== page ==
Carbon dating evolution evidence
By determining the number of tracks present on a polished surface of a grain and the amount of uranium present in the grain, it is possible to calculate how long it took to produce the number of tracks preserved.As long as the mineral has remained cool, near the earth surface, the tracks will accumulate.By measuring the C concentration or residual radioactivity of a sample whose age is not known, it is possible to obtain the number of decay events per gram of Carbon.By comparing this with modern levels of activity (1890 wood corrected for decay to 1950 AD) and using the measured half-life it becomes possible to calculate a date for the death of the sample. As a result of atomic bomb usage, C ages of objects younger than 1950.The basic principle Carbon has three naturally occurring (n is a neutron and p is a proton) After formation the three carbon isotopes combine with oxygen to form carbon dioxide.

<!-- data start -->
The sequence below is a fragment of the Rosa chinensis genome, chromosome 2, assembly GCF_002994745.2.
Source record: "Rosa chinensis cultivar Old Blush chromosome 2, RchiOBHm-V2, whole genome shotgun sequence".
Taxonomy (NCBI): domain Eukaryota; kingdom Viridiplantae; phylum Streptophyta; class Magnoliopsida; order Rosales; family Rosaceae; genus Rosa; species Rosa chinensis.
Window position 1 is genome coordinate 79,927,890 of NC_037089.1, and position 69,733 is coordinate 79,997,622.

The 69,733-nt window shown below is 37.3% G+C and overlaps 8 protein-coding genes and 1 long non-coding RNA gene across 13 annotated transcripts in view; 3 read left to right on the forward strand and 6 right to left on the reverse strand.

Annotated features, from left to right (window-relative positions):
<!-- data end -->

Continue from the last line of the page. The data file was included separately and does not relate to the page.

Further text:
If the rock is heated high enough, 120C for apatite, all tracks will disappear.
U-Pb ages of metamorphic minerals, such as zircon or monazite are used to date thermal events, including terrestrial meteoritic impacts.
U-Pb ages of zircon in sediments are used to determine the provenance of the sediments. Fission-track analysis is useful in determining the thermal history of a sample or region.
This method should also be applied only to minerals that remained in a closed system with no loss or gain of the parent or daughter isotope.
Uranium-Lead Dating Uranium-Lead (U-Pb) dating is the most reliable method for dating Quaternary sedimentary carbonate and silica, and fossils particulary outside the range of radiocarbon.